Panic attacks – symptoms, triggers and how to deal with it

Panic attacks – symptoms, triggers and how to deal with it

What exactly is a Panic Attack?

Panic attacks are periods of overwhelming fear or anxiety. They are brief but can be terrifying and include several physical symptoms. These symptoms are not dangerous but can make people feel like they have a heart attack, can’t breathe, or are dying.

Symptoms of a Panic Attack or how to recognize a Panic Attack

  • Trembling or shaking
  • Breathing difficulties
  • Sweating
  • Pounding heart
  • Nausea (the feeling when we are sick in the stomach and when we have the urge to vomit. But not always accompanied by vomiting.)
  • Fear of dying
  • Chest pain
  • A feeling of being detached from reality
  • Fear of “going crazy”

Most panic attacks last somewhere between 10 to 30 minutes.

Most Common Triggers for Panic Attacks

In most cases, a panic attack occurs for no apparent reason, and it can be difficult to manage the symptoms. That is why it is important to be able to recognize the triggers of a panic attack.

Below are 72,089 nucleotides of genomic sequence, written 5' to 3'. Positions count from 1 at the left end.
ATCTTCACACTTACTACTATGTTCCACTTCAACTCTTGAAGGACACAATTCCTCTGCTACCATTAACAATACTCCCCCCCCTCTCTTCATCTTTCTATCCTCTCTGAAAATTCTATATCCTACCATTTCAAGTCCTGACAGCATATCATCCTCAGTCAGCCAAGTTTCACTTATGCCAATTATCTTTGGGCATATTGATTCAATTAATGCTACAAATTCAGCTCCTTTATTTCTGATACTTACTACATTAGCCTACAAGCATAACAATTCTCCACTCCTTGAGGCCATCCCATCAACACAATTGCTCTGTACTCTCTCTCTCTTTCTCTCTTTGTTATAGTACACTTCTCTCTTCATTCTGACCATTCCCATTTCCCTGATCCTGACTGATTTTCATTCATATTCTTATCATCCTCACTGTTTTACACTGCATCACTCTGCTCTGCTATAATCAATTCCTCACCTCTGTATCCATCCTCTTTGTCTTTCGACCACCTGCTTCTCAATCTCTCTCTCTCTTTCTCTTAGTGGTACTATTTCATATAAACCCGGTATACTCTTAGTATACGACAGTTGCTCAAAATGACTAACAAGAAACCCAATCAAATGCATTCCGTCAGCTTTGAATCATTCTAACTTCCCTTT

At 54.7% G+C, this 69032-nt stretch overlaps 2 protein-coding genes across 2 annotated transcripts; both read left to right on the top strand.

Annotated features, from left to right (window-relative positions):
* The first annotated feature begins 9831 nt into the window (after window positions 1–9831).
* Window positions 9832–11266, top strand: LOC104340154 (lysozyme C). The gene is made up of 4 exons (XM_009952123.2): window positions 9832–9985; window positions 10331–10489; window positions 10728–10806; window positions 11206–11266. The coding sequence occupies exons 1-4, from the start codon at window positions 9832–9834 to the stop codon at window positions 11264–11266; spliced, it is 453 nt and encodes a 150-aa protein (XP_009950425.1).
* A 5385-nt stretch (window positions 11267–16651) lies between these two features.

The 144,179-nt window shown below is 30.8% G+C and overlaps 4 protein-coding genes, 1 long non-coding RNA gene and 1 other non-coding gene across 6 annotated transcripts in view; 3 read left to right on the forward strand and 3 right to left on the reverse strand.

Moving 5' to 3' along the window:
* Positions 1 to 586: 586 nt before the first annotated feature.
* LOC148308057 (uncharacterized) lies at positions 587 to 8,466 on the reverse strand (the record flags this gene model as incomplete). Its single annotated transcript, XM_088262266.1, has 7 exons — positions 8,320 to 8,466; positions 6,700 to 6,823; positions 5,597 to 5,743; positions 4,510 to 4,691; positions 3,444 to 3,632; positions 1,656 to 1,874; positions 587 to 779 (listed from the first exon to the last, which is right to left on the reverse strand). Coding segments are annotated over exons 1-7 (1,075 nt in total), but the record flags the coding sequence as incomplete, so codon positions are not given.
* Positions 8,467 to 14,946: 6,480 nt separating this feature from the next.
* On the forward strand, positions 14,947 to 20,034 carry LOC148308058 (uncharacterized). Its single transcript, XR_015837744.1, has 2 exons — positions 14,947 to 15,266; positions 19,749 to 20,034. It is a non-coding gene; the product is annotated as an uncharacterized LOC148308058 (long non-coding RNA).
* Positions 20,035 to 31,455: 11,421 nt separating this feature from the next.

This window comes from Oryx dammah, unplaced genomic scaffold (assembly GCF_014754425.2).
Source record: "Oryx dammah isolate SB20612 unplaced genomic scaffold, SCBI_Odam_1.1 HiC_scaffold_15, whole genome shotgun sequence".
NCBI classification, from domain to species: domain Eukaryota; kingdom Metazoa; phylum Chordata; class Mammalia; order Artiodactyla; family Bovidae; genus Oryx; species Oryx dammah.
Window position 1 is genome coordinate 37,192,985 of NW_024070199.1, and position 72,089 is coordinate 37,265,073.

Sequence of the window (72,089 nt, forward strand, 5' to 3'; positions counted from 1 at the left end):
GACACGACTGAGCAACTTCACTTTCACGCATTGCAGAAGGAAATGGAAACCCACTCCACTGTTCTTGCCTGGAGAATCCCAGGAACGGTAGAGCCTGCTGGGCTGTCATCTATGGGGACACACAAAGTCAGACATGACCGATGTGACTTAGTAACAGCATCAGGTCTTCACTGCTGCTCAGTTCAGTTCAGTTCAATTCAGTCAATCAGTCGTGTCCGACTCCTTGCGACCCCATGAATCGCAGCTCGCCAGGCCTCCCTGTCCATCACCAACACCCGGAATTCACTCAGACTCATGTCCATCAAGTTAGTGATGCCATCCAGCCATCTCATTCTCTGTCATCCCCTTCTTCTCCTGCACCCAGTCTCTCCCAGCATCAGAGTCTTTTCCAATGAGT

• Stress

Some stress always accompanies life. Globally, people have faced Covid-19 and its consequences in the last two years – from health to finance. After Covid-19, the war in Ukraine began, which is still going on and which leaves deep emotional, mental, and economic consequences.

  • Reminders of traumatic experiences

When something or someone reminds us of a traumatic experience, we are more likely to experience a panic attack. In the case of war trauma, it can be the sound of a siren that signifies danger. Or as a test of sirens in countries where refugees have fled.

  • Significant personal loss

The loss of a loved one in the war, the uncertainty of whether other family members are alive, financial uncertainty due to losing a job, and moving to another country, can all be predictors of panic attacks.

Practical strategies for overcoming panic attacks

When you find yourself in a situation where you are experiencing a panic attack, instead of intimidating yourself with scary thoughts, say something to yourself that will encourage you, such as these sentences: